Thursday, July 26, 2007

The Oligopolistic Pricing Problem - A Suggested Price Freeze Remedy

Posted by D. Daniel Sokol

Guy Sagi of Netanya Academic College, Hebrew University School of Law has a new paper out -- The Oligopolistic Pricing Problem - A Suggested Price Freeze Remedy.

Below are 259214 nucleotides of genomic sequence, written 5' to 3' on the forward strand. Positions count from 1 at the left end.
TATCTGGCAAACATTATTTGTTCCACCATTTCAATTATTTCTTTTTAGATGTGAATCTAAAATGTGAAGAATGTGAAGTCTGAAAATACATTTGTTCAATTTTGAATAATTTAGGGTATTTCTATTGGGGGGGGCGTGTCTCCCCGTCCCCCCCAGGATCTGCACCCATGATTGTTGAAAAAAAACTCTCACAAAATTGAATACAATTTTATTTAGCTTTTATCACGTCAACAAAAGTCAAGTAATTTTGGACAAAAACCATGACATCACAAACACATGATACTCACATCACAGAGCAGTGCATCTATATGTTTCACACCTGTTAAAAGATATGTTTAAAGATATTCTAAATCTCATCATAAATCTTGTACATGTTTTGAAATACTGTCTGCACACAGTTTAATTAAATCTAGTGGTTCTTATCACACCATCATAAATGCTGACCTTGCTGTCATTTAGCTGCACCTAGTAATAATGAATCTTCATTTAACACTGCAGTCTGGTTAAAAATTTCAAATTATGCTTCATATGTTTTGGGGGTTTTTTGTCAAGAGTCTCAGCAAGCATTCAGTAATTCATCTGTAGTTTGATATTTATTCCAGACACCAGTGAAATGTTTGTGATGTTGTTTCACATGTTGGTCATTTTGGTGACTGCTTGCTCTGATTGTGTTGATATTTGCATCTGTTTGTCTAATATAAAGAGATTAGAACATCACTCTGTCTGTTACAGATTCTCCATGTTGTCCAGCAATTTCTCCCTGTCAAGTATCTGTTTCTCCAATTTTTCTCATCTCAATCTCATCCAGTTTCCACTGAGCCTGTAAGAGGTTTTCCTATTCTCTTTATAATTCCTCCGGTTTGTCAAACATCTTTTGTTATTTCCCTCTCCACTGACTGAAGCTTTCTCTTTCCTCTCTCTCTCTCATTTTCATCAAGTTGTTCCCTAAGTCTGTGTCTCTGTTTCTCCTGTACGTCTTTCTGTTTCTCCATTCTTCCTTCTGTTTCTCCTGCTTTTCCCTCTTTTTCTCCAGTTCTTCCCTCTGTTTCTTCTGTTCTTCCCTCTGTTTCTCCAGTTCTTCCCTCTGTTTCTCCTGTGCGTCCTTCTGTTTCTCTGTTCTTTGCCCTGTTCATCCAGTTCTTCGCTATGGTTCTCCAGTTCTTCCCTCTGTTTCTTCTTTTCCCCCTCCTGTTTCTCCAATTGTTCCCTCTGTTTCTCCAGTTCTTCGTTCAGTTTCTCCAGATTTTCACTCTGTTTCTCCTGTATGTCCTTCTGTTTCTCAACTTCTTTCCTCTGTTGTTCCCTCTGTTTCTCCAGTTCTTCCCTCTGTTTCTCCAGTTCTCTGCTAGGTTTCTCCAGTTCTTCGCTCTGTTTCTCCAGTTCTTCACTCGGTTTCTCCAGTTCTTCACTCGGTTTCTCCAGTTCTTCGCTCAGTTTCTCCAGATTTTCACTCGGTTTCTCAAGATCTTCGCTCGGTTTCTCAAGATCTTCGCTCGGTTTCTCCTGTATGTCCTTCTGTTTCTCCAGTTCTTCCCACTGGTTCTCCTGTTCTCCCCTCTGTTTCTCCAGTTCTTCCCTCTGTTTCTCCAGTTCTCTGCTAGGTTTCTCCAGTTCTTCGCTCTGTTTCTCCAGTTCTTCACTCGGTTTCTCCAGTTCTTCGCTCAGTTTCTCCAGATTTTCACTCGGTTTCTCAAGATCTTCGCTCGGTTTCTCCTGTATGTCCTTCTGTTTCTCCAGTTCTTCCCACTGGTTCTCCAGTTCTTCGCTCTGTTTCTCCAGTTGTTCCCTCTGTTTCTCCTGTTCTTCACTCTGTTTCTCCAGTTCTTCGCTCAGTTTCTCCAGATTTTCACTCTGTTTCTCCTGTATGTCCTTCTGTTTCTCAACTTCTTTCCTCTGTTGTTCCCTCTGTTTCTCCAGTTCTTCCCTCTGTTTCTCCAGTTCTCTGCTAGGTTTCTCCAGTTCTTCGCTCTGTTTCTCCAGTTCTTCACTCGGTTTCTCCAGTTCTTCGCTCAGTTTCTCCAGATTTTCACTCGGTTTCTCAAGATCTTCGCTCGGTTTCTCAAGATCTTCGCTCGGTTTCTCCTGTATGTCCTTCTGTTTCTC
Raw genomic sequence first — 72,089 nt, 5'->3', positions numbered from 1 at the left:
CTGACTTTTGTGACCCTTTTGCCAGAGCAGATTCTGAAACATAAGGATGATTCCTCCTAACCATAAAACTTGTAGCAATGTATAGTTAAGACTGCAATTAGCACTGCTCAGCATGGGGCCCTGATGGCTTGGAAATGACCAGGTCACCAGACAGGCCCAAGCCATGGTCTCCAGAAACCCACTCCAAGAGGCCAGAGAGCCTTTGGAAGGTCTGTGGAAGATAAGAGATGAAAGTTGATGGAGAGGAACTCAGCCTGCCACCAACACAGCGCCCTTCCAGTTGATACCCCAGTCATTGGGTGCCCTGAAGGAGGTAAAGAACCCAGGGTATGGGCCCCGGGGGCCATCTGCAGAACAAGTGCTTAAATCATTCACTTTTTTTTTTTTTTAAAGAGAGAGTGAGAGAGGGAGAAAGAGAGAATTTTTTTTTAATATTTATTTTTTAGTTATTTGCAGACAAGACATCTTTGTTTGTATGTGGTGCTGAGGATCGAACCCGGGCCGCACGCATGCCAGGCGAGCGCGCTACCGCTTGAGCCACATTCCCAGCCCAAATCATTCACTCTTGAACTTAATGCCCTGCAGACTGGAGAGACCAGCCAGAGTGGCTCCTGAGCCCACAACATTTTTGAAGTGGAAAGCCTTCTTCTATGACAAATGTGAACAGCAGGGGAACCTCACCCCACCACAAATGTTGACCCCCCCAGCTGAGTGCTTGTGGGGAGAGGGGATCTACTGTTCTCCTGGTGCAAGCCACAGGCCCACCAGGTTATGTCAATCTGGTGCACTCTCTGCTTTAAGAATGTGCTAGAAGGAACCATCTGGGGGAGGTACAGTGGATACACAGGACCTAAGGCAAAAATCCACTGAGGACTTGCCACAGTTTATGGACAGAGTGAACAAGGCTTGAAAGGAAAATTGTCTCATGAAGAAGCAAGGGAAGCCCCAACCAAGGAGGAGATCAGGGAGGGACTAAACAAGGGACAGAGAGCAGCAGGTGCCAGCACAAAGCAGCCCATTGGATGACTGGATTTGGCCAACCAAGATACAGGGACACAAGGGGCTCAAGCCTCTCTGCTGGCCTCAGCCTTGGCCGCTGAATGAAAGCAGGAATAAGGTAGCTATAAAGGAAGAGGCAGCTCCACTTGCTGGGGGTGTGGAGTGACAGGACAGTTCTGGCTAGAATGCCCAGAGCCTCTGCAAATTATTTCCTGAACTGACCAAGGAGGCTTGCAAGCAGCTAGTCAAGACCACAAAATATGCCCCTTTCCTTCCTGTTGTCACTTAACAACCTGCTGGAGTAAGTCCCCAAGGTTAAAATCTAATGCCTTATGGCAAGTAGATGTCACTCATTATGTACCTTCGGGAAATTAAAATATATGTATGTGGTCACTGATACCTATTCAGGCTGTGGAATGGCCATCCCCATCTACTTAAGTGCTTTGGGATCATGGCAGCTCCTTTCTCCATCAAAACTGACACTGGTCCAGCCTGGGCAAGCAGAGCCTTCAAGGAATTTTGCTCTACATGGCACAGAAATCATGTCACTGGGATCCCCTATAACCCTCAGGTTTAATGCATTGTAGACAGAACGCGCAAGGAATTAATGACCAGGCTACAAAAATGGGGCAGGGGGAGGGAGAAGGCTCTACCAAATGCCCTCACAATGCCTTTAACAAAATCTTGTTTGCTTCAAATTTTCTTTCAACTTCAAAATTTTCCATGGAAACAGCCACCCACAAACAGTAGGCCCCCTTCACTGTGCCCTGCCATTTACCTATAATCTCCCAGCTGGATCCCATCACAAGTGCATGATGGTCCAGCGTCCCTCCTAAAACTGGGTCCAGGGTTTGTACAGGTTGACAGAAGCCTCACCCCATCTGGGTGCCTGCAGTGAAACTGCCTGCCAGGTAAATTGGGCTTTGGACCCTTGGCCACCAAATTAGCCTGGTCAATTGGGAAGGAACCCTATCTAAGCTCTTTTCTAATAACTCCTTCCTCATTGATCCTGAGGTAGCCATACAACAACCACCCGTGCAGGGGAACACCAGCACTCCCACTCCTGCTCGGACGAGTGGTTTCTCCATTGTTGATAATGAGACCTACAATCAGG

ABSTRACT: In this paper I set forth an antitrust remedy for the oligopolistic pricing problem. Oligopoly pricing resembles a repeated prisoners' dilemma game. Each firm has an incentive to moderately lower its price and thus increase its sales at its competitors' expense. However, each firm knows that its rivals would promptly discover such deviation and follow suit shortly. I therefore propose the implementation of a price freeze scheme in oligopoly markets by which an oligopolist that significantly lowers its price would freeze its rivals' prices at their previously higher oligopoly level for a defined period of time. A firm that decides to deviate from the previous oligopoly price and thus activates the price freeze could earn a significant higher payoff than its competitors. The deviating firm will win large share of the market, if not all of it, at the expense of the other firms. This price freeze scheme, as I will demonstrate, would drive prices downward and create an incentive for oligopolists to set ax ante lower prices. Since in most cases the suggested price freeze will drive prices down, ex ante, without actual activations of the price freeze, the suggested scheme is expected to perform as an "invisible" remedy. Therefore, any potential problems and inefficiencies associated with an implementation of a price freeze should be considerably discounted.

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